Courtney Oakes/Special to the Herald
DENVER – The Bayfield High School volleyball team wanted to inside-out Colorado Springs Christian School to open this state tournament.
Consider that mission accomplished – with an exclamation point.
The Wolverines used the middle hitters to open up holes for the outside hitters and made quick work of Colorado Springs Christian School on Friday, winning 3-0 (25-21, 25-15, 25-15) in their opening match of the CHSAA Class 3A Girls Volleyball State Championships at the Denver Coliseum.
Third-seeded Bayfield (23-3), which has been to state four years running, got 15 kills out of 6-5 middle Kirstie Hillyer and 14 more out of Jen Phelps, who was effective both inside and outside of the Wolverines’ attack. Jordyn Harrison had 20 digs and Lindsey Reinmuth 17, while sophomore setter Suzie Rhodes impressed in her first state start, tallying 36 assists.
Hillyer opened the match with a block point, and Phelps, who rotates both in the middle and outside, capped the night with an emphatic kill from the middle. In between, Bayfield used its middle attack so well, particularly Hillyer, that at one point, a young CSCS fan pointed out: “It’s not fair. She doesn’t even have to jump,” the fan said about the Wolverines’ 6-5 middle.
It wasn’t quite that exaggerated – Hillyer got off the ground just fine, thanks – but head coach Kelley Rifilato was more than pleased with what she got out of her front line, as the strength in the middle forced the Lions to shift blocks, opening up opportunities for the likes of Reinmuth, Layne Bulwan and Kayla J. McCoy on the edges.
“I feel like, one, Kirstie’s size is such an advantage for us,” Rifilato said. “And two, she and Jen complement each other nicely because they’re so opposite.”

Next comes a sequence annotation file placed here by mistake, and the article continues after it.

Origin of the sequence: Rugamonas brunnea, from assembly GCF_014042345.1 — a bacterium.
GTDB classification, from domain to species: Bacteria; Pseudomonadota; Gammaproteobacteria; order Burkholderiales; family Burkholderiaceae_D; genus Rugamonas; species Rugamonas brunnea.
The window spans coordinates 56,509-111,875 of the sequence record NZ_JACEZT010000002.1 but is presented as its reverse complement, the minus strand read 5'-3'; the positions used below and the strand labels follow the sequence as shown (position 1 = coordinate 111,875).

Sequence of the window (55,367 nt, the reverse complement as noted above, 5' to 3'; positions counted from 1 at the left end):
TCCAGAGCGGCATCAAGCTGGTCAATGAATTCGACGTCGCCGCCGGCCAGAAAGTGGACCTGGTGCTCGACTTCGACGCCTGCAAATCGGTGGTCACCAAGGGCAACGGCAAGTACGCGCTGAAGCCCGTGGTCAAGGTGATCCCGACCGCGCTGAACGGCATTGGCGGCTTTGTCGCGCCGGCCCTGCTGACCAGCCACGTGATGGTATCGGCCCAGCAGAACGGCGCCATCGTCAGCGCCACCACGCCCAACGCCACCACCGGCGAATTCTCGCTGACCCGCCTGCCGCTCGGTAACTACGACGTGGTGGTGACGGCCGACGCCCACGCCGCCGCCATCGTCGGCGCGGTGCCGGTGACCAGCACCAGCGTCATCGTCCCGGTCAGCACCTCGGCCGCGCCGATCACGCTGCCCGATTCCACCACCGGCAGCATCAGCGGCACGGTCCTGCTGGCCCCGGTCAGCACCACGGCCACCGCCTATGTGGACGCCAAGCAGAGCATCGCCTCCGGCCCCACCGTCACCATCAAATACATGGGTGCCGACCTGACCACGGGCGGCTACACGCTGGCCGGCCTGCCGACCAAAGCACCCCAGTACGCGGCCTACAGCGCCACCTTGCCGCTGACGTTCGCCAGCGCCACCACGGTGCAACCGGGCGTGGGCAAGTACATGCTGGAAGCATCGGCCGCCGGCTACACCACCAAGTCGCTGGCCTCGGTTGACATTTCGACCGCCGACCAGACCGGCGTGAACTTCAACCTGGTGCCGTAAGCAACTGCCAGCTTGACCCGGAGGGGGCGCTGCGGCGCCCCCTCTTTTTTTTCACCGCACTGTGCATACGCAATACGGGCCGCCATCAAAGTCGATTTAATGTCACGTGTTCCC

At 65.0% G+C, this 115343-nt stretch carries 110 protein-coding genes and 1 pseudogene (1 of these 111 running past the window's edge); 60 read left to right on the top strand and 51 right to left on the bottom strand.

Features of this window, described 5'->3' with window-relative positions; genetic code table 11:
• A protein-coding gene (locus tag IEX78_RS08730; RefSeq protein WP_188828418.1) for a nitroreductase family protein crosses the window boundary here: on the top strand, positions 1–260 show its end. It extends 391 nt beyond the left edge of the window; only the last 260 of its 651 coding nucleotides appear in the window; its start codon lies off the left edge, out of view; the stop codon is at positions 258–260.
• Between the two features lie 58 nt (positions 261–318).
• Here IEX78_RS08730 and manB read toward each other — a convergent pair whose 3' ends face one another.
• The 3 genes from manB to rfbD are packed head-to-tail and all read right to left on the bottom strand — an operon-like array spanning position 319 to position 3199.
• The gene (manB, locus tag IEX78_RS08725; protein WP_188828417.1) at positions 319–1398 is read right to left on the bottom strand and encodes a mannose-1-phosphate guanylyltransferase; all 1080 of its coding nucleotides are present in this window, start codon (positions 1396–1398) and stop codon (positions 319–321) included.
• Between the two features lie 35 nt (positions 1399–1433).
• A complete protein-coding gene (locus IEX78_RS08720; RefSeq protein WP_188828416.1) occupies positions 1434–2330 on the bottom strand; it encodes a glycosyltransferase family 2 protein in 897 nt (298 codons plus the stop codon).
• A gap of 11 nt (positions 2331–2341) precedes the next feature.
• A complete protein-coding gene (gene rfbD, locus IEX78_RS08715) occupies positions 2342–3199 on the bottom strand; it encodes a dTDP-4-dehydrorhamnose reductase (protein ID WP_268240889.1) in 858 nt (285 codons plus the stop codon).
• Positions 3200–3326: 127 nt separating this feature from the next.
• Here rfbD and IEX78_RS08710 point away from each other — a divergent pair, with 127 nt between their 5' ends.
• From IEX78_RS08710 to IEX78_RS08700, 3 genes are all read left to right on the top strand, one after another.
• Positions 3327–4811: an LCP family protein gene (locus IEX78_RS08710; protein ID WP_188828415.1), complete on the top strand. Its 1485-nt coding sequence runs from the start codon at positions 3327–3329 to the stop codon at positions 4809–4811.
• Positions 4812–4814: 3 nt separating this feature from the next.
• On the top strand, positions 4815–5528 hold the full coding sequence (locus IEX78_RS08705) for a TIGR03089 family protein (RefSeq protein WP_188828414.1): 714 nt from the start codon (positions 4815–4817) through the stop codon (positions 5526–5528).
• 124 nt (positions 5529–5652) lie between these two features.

Phelps said the combo of herself and Hillyer can prove a bit much to deal with for the opposition when both are as on their game as they were Friday.
“We’re both very different,” said Phelps, daughter of Nancy and Trent Phelps. “Kirstie can put the ball down. She’s amazing. And, you know, I don’t know, it does have a different swing of things for us to play opposite each other, but we’re both able to (have success).”
Familiarity helps plenty: Most everybody on the Bayfield roster has experienced life at the Coliseum, and although they started out a bit nervous, by the third set, Rifilato said her charges were so loose they sang along in the huddle with the CSCS student section, which belted out several a cappella jams.
One of those unfamiliar with playing in the pressure-packed atmosphere in Denver is Rhodes. But she took little time acquitting herself, setting quick, across court, forwards, backwards and at any speed or location necessary.
“I think, though, the fast pace of these games suit her better. ... I think she delivered the ball correctly. She got the ball to our middles. She got the ball to our outsides,” Rifilato said of her setter.
Rhodes, for her part, credited her hitters and solid passing while saying the atmosphere didn’t take quite so long to get acclimated to as the uninitiated might have thought.
“It doesn’t take me very long. I mean, we have awesome passes, so that just makes it easy for me to make the perfect set for everybody,” said Rhodes, daughter of Carl and Karin Rhodes.
The Wolverines can avoid the lengthy tiebreakers they endured last year to make the semifinals with a win today over No. 6 seed Gunnison, which would earn them a spot in the semifinals later in the day.
It’s a nice position to be in.
“Exactly. It’s very nice. Last year was very chaotic,” said Phelps, a four-year state tournament veteran.
“For us to come in and win like this feels so good, and we’re all kind of, I think, relieved.”